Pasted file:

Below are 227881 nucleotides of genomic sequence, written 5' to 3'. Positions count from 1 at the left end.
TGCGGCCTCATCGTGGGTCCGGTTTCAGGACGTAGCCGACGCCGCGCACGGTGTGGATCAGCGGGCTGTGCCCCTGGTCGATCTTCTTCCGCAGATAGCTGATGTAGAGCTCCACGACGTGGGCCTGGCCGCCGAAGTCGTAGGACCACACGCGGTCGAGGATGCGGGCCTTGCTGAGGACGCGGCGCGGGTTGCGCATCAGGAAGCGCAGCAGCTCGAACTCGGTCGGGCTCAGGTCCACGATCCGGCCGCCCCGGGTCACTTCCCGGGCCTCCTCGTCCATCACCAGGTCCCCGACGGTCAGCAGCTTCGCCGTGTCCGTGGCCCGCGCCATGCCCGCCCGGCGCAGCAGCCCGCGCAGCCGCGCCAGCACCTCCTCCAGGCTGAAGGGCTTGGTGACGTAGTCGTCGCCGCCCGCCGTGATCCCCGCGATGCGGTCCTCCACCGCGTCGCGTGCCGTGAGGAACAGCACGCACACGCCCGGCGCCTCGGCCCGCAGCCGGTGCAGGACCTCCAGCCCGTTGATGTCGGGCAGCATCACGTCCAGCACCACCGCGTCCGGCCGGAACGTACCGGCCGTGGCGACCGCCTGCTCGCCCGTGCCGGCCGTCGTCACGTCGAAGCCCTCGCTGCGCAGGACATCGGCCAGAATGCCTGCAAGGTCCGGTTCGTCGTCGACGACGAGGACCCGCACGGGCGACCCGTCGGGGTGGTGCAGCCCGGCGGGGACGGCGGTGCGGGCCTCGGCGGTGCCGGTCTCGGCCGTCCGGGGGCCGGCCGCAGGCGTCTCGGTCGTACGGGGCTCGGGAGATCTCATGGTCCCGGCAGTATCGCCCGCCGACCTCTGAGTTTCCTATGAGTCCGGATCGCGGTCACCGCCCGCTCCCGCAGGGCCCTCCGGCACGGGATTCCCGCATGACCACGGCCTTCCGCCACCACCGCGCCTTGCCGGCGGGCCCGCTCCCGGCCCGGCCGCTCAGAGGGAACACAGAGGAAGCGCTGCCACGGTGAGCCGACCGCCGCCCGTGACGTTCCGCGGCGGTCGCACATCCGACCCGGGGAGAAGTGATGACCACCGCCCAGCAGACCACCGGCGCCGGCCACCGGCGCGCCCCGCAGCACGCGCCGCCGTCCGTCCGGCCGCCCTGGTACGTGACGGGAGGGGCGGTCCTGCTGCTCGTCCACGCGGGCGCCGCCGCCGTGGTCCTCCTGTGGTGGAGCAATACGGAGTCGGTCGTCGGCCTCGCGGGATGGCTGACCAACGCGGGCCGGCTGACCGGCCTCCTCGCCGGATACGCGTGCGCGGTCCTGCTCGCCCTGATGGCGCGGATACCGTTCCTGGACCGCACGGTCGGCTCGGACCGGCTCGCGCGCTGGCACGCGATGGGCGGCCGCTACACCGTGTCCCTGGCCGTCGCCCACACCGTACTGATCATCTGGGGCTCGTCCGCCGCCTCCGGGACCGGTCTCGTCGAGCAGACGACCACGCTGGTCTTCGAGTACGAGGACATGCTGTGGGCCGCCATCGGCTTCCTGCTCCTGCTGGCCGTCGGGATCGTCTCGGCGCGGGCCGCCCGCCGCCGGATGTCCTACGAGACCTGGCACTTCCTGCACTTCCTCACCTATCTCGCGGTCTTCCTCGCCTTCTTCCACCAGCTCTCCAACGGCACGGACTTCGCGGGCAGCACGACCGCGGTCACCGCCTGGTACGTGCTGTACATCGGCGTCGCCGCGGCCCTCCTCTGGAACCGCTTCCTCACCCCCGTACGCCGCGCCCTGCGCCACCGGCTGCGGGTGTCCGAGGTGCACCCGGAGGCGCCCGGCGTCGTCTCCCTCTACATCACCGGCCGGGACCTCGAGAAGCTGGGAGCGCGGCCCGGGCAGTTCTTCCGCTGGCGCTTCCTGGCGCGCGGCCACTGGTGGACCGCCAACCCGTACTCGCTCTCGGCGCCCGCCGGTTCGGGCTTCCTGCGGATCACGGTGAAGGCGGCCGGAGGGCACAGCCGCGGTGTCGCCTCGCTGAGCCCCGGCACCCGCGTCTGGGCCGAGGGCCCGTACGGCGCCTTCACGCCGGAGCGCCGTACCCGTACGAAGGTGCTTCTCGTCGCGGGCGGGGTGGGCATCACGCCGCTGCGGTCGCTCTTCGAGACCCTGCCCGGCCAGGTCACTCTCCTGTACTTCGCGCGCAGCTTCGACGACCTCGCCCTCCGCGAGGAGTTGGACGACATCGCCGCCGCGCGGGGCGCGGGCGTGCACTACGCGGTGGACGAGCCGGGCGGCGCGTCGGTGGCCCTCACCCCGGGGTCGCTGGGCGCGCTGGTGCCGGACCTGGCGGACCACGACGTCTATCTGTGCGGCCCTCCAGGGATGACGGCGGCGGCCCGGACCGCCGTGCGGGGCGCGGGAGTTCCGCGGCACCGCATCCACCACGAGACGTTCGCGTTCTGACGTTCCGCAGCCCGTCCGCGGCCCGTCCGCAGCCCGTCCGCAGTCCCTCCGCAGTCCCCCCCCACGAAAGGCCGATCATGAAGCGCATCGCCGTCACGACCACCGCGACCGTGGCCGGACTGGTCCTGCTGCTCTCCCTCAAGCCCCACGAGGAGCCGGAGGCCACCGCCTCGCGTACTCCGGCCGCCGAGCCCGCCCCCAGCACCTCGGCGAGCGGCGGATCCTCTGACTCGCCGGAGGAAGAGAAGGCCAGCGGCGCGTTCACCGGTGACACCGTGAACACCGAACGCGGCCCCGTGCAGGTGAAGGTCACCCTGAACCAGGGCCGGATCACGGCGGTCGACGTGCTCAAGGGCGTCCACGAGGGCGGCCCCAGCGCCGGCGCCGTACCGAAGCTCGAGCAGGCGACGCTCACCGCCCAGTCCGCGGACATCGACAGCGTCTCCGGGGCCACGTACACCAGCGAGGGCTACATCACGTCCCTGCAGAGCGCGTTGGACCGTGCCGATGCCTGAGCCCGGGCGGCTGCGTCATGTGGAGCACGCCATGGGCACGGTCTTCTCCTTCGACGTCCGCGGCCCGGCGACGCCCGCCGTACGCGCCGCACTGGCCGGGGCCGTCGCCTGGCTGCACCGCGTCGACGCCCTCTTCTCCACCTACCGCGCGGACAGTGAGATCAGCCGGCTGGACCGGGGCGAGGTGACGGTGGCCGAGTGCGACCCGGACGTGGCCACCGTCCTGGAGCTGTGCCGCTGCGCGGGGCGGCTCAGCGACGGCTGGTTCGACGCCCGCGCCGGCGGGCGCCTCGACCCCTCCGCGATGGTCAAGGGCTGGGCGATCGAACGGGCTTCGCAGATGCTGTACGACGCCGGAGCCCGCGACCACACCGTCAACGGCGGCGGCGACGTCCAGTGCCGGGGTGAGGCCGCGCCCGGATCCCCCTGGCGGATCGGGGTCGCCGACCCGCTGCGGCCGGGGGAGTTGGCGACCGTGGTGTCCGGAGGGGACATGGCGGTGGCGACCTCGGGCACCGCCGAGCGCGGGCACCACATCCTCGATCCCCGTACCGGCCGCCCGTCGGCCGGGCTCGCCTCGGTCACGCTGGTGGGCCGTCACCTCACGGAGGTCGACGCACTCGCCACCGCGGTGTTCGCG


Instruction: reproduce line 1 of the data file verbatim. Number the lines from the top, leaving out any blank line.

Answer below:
Below are 227881 nucleotides of genomic sequence, written 5' to 3'. Positions count from 1 at the left end.